The compromise proposal discussed at the EU Council of Ministers last month reflects a shift to a stance at Council which favours a greater degree of liberalisation than had been envisaged heretofore. However, a number of member states do not consider that it moves sufficiently quickly towards liberalisation, whereas only one or two favour a more gradual approach. The precise extent of market opening provided for in the directive will emerge from negotiations at the Council meeting of 20 June.

The draft directive will inevitably have a significant impact on the ESB. It is estimated that 25 per cent of the ESB's market would be open to competition if the proposal becomes law. This will present an opportunity for customers and a challenge for the ESB. I expect that the introduction of significant levels of competition will bring considerable downward pressure on electricity prices.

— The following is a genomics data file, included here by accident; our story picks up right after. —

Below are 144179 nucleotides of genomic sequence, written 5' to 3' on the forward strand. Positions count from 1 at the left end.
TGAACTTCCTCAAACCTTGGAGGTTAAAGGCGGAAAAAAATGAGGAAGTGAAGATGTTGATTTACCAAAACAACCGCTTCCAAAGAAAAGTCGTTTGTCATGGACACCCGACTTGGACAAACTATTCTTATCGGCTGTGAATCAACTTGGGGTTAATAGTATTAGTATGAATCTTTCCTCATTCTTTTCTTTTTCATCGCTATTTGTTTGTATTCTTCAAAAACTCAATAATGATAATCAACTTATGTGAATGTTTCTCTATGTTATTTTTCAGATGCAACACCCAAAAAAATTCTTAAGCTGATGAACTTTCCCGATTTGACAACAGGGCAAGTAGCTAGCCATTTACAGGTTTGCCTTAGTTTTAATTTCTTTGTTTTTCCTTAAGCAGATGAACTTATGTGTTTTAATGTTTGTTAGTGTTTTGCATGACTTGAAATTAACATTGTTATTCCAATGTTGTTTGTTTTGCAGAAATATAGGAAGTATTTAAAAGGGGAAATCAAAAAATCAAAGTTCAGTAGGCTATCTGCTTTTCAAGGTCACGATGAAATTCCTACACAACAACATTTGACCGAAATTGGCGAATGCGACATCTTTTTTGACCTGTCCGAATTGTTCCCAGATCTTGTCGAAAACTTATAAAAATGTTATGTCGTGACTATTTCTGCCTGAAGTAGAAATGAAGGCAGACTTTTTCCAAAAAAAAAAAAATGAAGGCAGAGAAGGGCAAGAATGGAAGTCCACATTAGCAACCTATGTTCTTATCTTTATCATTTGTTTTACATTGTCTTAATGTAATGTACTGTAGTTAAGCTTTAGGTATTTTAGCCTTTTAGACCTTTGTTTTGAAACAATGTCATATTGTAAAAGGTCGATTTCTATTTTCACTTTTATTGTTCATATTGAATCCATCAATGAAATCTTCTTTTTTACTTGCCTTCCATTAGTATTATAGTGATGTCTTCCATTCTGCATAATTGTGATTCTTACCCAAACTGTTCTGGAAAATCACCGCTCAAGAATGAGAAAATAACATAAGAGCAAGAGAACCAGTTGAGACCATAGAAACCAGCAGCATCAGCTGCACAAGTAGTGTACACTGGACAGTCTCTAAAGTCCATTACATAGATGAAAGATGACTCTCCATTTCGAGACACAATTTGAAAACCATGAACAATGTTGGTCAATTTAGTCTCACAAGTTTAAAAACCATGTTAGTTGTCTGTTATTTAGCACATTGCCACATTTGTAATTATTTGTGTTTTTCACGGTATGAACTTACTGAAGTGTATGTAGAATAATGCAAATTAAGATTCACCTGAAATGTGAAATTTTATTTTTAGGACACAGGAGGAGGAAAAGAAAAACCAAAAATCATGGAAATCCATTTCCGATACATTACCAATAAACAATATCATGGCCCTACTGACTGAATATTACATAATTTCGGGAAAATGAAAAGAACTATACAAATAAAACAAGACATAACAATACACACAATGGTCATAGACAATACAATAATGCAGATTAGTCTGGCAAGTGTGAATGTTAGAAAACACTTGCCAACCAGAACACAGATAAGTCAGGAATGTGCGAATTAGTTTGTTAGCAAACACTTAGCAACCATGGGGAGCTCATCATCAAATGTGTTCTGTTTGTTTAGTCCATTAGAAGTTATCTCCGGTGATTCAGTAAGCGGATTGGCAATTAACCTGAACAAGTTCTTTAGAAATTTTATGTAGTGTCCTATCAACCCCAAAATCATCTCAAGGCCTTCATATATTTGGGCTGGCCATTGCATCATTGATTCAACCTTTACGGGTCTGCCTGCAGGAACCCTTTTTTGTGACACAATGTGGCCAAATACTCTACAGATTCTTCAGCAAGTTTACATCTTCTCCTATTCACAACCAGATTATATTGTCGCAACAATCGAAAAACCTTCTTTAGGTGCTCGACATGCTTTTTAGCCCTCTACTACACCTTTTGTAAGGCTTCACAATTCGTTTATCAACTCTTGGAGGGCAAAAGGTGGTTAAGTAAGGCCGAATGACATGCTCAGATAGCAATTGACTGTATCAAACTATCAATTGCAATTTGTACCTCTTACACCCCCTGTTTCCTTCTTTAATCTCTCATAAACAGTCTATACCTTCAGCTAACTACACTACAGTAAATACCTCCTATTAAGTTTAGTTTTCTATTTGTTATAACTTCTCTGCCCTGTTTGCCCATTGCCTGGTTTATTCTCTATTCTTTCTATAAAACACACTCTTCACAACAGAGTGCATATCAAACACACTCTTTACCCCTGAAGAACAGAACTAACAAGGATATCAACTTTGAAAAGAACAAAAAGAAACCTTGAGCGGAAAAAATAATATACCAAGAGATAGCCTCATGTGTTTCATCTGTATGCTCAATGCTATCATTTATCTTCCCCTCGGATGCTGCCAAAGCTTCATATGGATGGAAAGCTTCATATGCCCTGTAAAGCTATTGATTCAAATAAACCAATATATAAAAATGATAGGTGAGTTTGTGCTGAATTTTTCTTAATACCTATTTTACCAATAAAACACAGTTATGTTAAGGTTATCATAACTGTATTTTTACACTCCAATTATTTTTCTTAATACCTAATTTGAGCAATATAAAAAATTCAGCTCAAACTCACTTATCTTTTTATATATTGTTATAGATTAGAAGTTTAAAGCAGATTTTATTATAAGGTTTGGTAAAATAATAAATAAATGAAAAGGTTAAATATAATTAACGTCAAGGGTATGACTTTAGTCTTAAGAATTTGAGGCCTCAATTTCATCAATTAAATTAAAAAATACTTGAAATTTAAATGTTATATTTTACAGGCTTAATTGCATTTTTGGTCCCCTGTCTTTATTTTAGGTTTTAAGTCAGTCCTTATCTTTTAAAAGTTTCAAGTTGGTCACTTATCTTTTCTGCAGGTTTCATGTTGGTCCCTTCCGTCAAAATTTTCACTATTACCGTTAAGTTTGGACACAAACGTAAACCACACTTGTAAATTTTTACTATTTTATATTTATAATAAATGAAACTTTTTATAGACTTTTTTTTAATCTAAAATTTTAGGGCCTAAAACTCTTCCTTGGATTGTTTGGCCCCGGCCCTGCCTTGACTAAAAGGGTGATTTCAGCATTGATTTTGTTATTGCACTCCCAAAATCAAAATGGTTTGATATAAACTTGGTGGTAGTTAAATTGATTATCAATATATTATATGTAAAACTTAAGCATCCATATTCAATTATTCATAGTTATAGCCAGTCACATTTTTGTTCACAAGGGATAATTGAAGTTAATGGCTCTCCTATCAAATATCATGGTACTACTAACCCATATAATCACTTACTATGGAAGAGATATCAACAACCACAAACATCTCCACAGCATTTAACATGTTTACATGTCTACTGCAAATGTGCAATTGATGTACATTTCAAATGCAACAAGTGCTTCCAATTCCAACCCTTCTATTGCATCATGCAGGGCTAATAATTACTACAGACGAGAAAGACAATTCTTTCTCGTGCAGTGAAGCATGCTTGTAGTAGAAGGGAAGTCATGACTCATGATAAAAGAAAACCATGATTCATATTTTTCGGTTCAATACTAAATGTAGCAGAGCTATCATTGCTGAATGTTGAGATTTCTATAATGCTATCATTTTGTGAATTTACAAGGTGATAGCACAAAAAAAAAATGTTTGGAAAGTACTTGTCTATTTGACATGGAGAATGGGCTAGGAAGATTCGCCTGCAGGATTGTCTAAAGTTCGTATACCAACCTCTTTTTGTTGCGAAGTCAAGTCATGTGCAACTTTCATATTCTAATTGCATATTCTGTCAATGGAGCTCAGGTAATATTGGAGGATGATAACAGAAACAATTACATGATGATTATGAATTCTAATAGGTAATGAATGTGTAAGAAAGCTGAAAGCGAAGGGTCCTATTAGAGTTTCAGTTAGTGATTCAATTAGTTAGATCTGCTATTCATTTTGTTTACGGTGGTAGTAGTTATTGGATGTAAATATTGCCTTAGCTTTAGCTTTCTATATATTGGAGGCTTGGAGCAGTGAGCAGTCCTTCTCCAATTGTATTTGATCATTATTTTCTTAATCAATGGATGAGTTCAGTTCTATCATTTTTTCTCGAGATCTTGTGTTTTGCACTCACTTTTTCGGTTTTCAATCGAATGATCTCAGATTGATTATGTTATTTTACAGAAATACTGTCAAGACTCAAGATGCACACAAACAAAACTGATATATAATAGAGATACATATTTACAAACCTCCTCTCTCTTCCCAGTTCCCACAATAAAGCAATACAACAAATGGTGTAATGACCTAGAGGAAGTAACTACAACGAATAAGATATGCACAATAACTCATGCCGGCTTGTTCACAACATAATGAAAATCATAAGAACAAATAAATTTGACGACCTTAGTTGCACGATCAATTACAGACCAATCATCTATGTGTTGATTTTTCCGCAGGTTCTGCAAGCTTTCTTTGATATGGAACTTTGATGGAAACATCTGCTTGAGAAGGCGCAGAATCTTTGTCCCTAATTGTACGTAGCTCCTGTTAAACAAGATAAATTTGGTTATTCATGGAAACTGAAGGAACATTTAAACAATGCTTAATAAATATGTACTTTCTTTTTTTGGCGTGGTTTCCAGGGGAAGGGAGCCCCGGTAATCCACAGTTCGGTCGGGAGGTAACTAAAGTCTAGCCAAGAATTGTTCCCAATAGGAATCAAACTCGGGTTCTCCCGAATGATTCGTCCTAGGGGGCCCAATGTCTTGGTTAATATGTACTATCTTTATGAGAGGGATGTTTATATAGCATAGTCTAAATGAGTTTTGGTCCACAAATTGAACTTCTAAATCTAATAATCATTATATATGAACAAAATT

The successful negotiation of the cost and competitiveness review will, I am certain, prove to be the most important development for the ESB. This has been an essential exercise in preparing the ESB to face a future based on a competitive electricity sector. It is also an achievement of national importance, as electricity affects virtually every segment of social and economic activity in the country. Electricity at the lowest possible price makes an invaluable input to the competitive sector of the economy. The CCR has been a unique process of change management, and is certainly the most ambitious ever undertaken by a State company. I have requested the board to proceed with its immediate implementation of the CCR agreement. The successful implementation of the CCR is now more important than ever to secure ESB's future in an increasingly competitive market.